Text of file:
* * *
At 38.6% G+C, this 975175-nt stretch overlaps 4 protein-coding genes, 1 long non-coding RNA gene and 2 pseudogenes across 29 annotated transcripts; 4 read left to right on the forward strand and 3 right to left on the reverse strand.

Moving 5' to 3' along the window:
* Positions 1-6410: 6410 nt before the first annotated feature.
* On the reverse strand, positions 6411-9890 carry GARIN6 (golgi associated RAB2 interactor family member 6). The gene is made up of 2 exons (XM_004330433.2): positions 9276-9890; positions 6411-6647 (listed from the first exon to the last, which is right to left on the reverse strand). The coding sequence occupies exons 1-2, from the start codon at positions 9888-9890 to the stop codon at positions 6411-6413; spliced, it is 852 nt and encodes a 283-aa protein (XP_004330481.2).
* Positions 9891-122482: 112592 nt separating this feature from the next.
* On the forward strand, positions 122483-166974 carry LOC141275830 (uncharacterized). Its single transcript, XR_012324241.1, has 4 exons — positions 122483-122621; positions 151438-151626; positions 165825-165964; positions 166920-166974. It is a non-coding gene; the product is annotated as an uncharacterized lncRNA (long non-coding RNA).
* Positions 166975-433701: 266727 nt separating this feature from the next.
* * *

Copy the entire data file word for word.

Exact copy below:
At 38.6% G+C, this 975175-nt stretch overlaps 4 protein-coding genes, 1 long non-coding RNA gene and 2 pseudogenes across 29 annotated transcripts; 4 read left to right on the forward strand and 3 right to left on the reverse strand.

Moving 5' to 3' along the window:
* Positions 1-6410: 6410 nt before the first annotated feature.
* On the reverse strand, positions 6411-9890 carry GARIN6 (golgi associated RAB2 interactor family member 6). The gene is made up of 2 exons (XM_004330433.2): positions 9276-9890; positions 6411-6647 (listed from the first exon to the last, which is right to left on the reverse strand). The coding sequence occupies exons 1-2, from the start codon at positions 9888-9890 to the stop codon at positions 6411-6413; spliced, it is 852 nt and encodes a 283-aa protein (XP_004330481.2).
* Positions 9891-122482: 112592 nt separating this feature from the next.
* On the forward strand, positions 122483-166974 carry LOC141275830 (uncharacterized). Its single transcript, XR_012324241.1, has 4 exons — positions 122483-122621; positions 151438-151626; positions 165825-165964; positions 166920-166974. It is a non-coding gene; the product is annotated as an uncharacterized lncRNA (long non-coding RNA).
* Positions 166975-433701: 266727 nt separating this feature from the next.